HAMSHETTI (SUKMA), December 29, 2012

Suvojit Bagchi, The Hindu

Lakshman Sori (the name changed) doesn’t want curious visitors to his house, especially journalists. “My wife and I are trying to rebuild our lives, and your visit will ruin everything.”

Mr. Sori’s wife, a Muria Gond, is a rape survivor, but the Sori family, of Shamsetti village in Chhattisgarh’s Sukma district, is concerned more about mundane issues than justice. “We cannot afford justice any more, please do not ask us why,” he said.

This was not always the case. The women of Shamsetti, a nondescript village of about 130 families, did testify in court to how, in July 2006, four of them were beaten up and gang-raped, allegedly by special police officers (SPOs) at the peak of the state-sponsored anti-Maoist campaign.

Today, the SPOs and Salwa Judum — the State-supported militia that waged war against the Maoists — are officially non-existent. But its members still hold power and influence and have the connections to work the system. Five of the 12 accused in the Shamsetti case have government jobs and at least two of the SPO accused are now police constables. While in urban India the delays inherent in the legal process often hold up rape cases, in Sukma and elsewhere in the tribal belt of central India, conviction is virtually non-existent.

Soon after the rape though, the Shamsetti women bravely came forward. One survivor testified that while she was working at her place, a team of police and SPOs arrived in her house. “They forced me to a nearby field and took their turns to rape me, while my parents were beaten and locked in a room,” her statement says. The SPOs allegedly raped the women in the village itself. Yet another testimonial records, “A group of 200 police men and SPOs raided our village. Someone caught me from behind while I was chaffing the paddy at my house. Three men raped me in my house.”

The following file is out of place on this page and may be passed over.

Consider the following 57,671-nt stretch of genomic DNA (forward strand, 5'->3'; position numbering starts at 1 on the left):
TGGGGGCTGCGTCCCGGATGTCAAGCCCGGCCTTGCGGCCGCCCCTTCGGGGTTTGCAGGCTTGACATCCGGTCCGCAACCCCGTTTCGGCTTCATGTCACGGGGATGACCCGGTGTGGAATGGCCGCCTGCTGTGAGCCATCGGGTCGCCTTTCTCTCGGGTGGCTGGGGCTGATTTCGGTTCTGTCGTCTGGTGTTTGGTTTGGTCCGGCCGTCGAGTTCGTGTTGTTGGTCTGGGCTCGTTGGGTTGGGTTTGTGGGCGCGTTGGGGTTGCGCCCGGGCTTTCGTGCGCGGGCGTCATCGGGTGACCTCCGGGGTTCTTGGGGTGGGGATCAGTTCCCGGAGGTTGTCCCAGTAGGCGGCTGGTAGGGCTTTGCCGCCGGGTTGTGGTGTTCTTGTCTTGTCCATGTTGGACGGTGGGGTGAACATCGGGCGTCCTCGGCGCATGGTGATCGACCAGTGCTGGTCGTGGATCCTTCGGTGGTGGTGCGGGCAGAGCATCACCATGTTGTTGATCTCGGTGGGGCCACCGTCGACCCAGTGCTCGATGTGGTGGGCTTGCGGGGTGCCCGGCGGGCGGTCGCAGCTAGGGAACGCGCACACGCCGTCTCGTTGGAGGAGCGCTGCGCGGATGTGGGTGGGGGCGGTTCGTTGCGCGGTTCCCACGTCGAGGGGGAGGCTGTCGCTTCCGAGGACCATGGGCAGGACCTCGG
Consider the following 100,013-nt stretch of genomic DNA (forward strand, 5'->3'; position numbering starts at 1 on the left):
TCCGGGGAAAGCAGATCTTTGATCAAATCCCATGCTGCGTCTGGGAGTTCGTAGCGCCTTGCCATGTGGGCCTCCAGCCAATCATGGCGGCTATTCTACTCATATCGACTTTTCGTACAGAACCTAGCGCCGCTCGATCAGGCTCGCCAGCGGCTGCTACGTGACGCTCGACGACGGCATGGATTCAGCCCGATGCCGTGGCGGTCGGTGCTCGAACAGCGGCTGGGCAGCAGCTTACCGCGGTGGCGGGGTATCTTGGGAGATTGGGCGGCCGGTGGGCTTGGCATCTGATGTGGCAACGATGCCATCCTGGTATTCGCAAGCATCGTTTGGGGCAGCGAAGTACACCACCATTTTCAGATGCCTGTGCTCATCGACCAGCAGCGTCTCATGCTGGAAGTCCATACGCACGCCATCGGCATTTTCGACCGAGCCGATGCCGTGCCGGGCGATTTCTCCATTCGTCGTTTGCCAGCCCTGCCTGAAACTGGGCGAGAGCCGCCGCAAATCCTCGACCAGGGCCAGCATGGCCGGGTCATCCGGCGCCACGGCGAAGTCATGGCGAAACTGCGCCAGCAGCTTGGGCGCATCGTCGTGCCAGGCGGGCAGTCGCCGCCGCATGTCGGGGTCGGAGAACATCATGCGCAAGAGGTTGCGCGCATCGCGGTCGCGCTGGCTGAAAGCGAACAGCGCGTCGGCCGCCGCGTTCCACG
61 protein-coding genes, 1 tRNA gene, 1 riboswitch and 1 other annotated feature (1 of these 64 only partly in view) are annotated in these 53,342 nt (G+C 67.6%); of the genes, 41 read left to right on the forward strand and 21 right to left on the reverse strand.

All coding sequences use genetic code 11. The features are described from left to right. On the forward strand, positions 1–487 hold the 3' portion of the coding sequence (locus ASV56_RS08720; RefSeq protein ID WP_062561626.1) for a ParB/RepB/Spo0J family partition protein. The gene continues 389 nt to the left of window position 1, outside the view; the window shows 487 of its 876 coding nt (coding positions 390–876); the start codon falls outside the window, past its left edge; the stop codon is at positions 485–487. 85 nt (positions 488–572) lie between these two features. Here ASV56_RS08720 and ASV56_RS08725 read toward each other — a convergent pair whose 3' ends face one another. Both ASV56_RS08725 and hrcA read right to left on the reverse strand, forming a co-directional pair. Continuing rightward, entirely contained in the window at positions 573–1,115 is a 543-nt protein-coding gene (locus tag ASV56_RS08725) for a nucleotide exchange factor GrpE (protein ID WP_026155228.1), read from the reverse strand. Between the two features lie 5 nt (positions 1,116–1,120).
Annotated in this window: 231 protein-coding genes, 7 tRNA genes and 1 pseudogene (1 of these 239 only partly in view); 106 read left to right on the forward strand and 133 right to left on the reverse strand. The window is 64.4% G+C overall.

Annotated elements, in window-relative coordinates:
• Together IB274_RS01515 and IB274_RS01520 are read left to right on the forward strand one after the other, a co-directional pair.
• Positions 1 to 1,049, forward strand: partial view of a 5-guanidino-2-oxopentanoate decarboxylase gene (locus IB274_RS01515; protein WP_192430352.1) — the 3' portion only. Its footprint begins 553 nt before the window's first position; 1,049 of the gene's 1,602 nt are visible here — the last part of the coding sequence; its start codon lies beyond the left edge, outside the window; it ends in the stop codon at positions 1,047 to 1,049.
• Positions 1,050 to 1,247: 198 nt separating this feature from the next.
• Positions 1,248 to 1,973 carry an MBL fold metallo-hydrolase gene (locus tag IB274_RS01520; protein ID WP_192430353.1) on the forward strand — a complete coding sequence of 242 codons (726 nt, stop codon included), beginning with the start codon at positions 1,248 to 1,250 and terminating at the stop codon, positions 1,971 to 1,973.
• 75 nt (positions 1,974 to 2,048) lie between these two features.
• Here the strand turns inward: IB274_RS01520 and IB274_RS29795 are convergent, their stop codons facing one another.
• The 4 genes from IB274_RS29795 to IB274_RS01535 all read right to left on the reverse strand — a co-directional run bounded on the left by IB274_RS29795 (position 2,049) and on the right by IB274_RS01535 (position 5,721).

The testimonies run into dozens of pages and discuss how the police refused to accept complaints and the women were threatened with “severe consequences” if they registered complaints. Sudha Bharadwaj, lawyer for the complainants, says it was an “uphill task for the women and their witnesses to get their statements recorded, given the repeated adjournments” in the Konta court, about 25 km from Shamsetti. “But the brave women still appeared while the culprits were hovering around the small court room.”